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The Enlightenment Is Not Enough

The Enlightenment Is Not Enough Renaud Camus

Renaud Camus

Jason Jones and John Zmirak - published on 01/07/14 - updated on 06/08/17

Radical egalitarianism is bad, but so is radical individualism.

On the face of it, Enlightenment individualism is far less repulsive than other modern ideologies — it is much more truthful and principled than racism, and makes more modest claims than utopian collectivism.  Its “body count” of innocents seems much lower than its competitors’.  Much of what is healthy in American culture and politics can be traced to a rugged individualism based on people fiercely defending their rights. Individualism is a medicine that Europe desperately needed to burn out the tangled mass of privileges, unjust social hierarchies, and economic absurdities that it had inherited from feudalism.

Let us not underplay the evils of feudalism, as illiberal Catholic thinkers are prone to do — especially those who damn Enlightenment liberalism, and many of those who fancy themselves distributists.  Alexis de Tocqueville, no fan of social revolution, painted this picture of feudalism during the presidency of George Washington:

“In the majority of states in Germany in 1788, the peasant could not leave the manor, and if he left it he could be pursued wherever he went and returned to it by force. He was subject to manorial justice, which watched over his private life and punished his intemperance and his laziness. He could not rise in rank, nor change his profession, nor marry without his master’s consent. A great part of his time had to be given to the master’s service. Several years of his youth had to spent in the domestic service of the manor. The seigneurial corvée [forced, unpaid labor] existed in full strength, and could extend, in certain countries, up to three days a week. It was the peasant who rebuilt and maintained the lord’s buildings, brought his produce to market and sold it, and was charged with carrying the lord’s messages. The serf, could, however, own land, but his title was always very insecure. He was required to cultivate his field in a certain way, under his lord’s supervision, and he could neither sell it nor mortgage it at will. In certain cases he was required to sell its produce; in others he was forbidden to sell it: he was always required to farm his land. Even his children’s inheritance did not go to them intact: a portion was ordinarily kept by the manor.”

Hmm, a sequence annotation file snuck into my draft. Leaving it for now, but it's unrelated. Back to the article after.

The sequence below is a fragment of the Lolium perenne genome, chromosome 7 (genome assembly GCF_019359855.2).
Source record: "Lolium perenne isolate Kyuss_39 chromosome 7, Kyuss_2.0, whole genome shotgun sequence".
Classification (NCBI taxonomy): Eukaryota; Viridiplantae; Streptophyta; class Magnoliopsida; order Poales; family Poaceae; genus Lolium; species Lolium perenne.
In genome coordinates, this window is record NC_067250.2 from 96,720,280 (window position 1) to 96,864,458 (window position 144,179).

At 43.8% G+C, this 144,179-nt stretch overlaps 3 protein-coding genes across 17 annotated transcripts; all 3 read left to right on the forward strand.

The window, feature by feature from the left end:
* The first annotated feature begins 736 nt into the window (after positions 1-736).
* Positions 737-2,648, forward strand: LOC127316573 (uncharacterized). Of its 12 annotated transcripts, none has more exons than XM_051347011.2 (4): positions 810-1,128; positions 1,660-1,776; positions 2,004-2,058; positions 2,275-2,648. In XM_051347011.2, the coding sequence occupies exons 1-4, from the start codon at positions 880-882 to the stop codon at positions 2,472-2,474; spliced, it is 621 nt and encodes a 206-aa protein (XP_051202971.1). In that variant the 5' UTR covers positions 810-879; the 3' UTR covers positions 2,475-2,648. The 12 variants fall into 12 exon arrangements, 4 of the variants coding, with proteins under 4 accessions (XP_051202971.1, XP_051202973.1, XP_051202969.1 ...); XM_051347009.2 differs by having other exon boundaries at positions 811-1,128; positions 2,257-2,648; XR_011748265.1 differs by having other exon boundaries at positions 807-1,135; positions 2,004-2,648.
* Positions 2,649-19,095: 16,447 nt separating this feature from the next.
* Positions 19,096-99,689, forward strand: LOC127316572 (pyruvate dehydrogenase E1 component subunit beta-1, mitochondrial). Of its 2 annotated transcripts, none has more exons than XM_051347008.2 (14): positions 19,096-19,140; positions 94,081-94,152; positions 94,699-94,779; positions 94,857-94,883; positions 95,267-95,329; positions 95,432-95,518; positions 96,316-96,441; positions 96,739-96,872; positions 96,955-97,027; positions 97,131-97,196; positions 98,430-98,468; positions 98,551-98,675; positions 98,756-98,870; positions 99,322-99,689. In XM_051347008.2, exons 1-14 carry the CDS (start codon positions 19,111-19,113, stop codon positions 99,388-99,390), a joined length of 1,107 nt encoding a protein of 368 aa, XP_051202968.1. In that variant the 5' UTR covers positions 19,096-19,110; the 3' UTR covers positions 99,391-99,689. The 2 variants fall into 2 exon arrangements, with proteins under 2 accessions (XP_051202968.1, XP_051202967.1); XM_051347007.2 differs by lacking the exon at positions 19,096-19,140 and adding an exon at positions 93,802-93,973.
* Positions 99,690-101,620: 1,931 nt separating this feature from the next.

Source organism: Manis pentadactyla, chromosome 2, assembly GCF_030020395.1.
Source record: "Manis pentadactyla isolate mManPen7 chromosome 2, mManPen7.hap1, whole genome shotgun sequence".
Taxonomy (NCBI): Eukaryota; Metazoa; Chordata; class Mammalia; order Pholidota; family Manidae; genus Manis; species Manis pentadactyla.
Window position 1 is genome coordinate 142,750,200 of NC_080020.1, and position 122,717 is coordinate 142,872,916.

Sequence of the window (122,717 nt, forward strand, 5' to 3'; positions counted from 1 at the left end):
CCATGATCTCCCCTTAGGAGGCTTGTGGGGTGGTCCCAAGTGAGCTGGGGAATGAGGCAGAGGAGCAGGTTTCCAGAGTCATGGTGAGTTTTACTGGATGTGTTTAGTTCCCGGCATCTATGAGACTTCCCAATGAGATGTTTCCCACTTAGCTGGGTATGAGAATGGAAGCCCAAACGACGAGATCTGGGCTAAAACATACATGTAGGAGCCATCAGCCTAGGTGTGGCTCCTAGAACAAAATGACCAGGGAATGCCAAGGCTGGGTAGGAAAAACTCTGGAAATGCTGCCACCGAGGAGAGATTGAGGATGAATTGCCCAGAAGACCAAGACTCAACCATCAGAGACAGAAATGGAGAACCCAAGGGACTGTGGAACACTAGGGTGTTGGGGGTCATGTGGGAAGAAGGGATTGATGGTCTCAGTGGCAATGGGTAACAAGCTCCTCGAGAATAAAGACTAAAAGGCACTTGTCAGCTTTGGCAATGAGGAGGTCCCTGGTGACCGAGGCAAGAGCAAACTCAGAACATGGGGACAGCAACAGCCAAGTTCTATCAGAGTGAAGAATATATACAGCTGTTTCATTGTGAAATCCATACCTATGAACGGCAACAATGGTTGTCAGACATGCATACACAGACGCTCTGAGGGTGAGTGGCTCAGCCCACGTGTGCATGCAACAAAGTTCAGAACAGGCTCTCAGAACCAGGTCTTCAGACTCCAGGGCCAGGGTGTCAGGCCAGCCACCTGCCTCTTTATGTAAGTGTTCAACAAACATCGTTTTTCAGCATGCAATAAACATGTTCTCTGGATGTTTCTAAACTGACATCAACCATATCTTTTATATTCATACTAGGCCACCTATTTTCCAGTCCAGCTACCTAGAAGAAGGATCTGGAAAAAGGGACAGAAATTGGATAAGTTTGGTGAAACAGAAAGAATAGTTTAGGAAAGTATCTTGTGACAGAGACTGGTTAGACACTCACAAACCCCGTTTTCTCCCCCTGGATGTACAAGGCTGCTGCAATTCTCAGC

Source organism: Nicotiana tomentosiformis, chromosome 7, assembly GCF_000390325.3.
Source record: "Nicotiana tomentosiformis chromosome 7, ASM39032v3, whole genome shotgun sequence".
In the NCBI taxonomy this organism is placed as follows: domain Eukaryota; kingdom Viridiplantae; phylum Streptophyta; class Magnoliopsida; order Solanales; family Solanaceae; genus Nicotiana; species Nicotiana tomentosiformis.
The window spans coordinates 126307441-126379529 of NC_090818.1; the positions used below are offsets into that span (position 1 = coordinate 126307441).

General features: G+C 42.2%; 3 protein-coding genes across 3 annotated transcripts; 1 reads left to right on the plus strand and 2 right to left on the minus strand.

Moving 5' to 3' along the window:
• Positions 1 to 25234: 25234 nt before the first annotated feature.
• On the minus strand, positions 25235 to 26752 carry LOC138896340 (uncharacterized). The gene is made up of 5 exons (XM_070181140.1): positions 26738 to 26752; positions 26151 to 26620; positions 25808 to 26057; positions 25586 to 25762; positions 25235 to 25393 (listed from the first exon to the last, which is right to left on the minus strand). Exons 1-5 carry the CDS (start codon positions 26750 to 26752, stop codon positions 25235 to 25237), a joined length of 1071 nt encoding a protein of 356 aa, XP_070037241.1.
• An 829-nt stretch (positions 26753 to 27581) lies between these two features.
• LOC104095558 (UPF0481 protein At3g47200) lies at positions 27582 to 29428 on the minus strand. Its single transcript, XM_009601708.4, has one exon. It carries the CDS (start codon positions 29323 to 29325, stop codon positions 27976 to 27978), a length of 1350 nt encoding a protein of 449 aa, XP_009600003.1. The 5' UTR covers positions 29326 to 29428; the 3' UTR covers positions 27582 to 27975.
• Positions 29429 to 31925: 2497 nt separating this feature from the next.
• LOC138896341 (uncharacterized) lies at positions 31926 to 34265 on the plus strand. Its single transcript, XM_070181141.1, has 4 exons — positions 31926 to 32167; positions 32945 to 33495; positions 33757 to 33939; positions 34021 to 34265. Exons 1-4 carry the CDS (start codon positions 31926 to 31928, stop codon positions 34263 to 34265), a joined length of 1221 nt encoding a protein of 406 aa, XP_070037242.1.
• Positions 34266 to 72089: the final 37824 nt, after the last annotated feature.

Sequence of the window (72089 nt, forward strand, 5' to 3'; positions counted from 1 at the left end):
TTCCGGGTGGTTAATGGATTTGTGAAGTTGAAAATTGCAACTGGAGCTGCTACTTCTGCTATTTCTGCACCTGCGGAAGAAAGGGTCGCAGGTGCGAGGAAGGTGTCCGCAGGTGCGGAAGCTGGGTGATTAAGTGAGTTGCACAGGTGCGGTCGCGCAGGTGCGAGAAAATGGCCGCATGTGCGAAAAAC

Imagine being born into such conditions, with no way out. Imagine that your entire family had lived this way for centuries, looking with longing at the freedom enjoyed by your countrymen who happened to be born in the upper classes, or born in a city where serfdom was banned. Now you understand the appeal of classical liberalism.

By the 18th century, serfdom had been rolled back from large parts of Europe, but the subjugation to arbitrary and paternalistic authority described above depicts the lives of millions of people in Europe, from the fall of Rome until the Enlightenment. For hundreds of years between the first barbarian invasions and the widespread establishment of order, such a social system was no doubt the best men could do, but it had far outworn its necessity by the end of the Middle Ages; the survival of feudal privilege after that can be traced to inertia and upper-class self-interest. The rise of early capitalism beginning in the 12th and 13th centuries began to undermine the hereditary order of society and free up the productive energies of the West — in part by dismantling the suffocating monopolies enjoyed by members of guilds, who had the legal power to fix prices and quash competition.

Although clergymen often defended feudal arrangements — indeed, many themselves were feudal lords and benefited from them — they are clearly incompatible with the Christian idea of the person. Insofar as the Enlightenment and its individualism were committed to clearing away such residual evils from Europe’s oligarchical past, they were indeed putting Christian ethics at long last into action.

But man cannot live on medicine. And if feudal survivals can be seen as a kind of cancer, the individualism that cured it contained its own toxins, whose dangers only really began to manifest themselves in the 19th and 20th centuries. Individualism freed the serfs and helped free the slaves; in its contemporary, radicalized form, it also provided the logic for legal abortion. Add up all the unborn victims of abortion in the West since the 1960s and radical individualism begins to rack up its own body count. Drive the devil out the door and he will creep back in through the window.  

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